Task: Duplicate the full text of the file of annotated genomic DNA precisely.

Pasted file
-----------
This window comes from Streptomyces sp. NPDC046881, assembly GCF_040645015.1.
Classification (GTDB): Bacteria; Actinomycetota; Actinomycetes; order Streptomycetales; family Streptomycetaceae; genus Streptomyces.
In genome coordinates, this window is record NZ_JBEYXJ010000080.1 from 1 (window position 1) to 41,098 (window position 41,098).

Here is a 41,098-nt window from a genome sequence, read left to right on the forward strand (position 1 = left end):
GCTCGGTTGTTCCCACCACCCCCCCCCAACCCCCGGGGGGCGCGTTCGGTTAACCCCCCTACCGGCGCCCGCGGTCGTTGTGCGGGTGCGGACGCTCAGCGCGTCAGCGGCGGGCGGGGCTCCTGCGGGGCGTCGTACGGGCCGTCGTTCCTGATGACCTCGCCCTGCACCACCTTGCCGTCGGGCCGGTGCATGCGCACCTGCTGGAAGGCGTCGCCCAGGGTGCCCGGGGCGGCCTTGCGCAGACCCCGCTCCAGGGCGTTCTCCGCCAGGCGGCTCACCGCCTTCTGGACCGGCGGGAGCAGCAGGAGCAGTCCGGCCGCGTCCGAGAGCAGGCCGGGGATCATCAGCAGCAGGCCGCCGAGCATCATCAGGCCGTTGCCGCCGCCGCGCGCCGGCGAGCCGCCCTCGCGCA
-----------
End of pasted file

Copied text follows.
This window comes from Streptomyces sp. NPDC046881, assembly GCF_040645015.1.
Classification (GTDB): Bacteria; Actinomycetota; Actinomycetes; order Streptomycetales; family Streptomycetaceae; genus Streptomyces.
In genome coordinates, this window is record NZ_JBEYXJ010000080.1 from 1 (window position 1) to 41,098 (window position 41,098).

Here is a 41,098-nt window from a genome sequence, read left to right on the forward strand (position 1 = left end):
GCTCGGTTGTTCCCACCACCCCCCCCCAACCCCCGGGGGGCGCGTTCGGTTAACCCCCCTACCGGCGCCCGCGGTCGTTGTGCGGGTGCGGACGCTCAGCGCGTCAGCGGCGGGCGGGGCTCCTGCGGGGCGTCGTACGGGCCGTCGTTCCTGATGACCTCGCCCTGCACCACCTTGCCGTCGGGCCGGTGCATGCGCACCTGCTGGAAGGCGTCGCCCAGGGTGCCCGGGGCGGCCTTGCGCAGACCCCGCTCCAGGGCGTTCTCCGCCAGGCGGCTCACCGCCTTCTGGACCGGCGGGAGCAGCAGGAGCAGTCCGGCCGCGTCCGAGAGCAGGCCGGGGATCATCAGCAGCAGGCCGCCGAGCATCATCAGGCCGTTGCCGCCGCCGCGCGCCGGCGAGCCGCCCTCGCGCA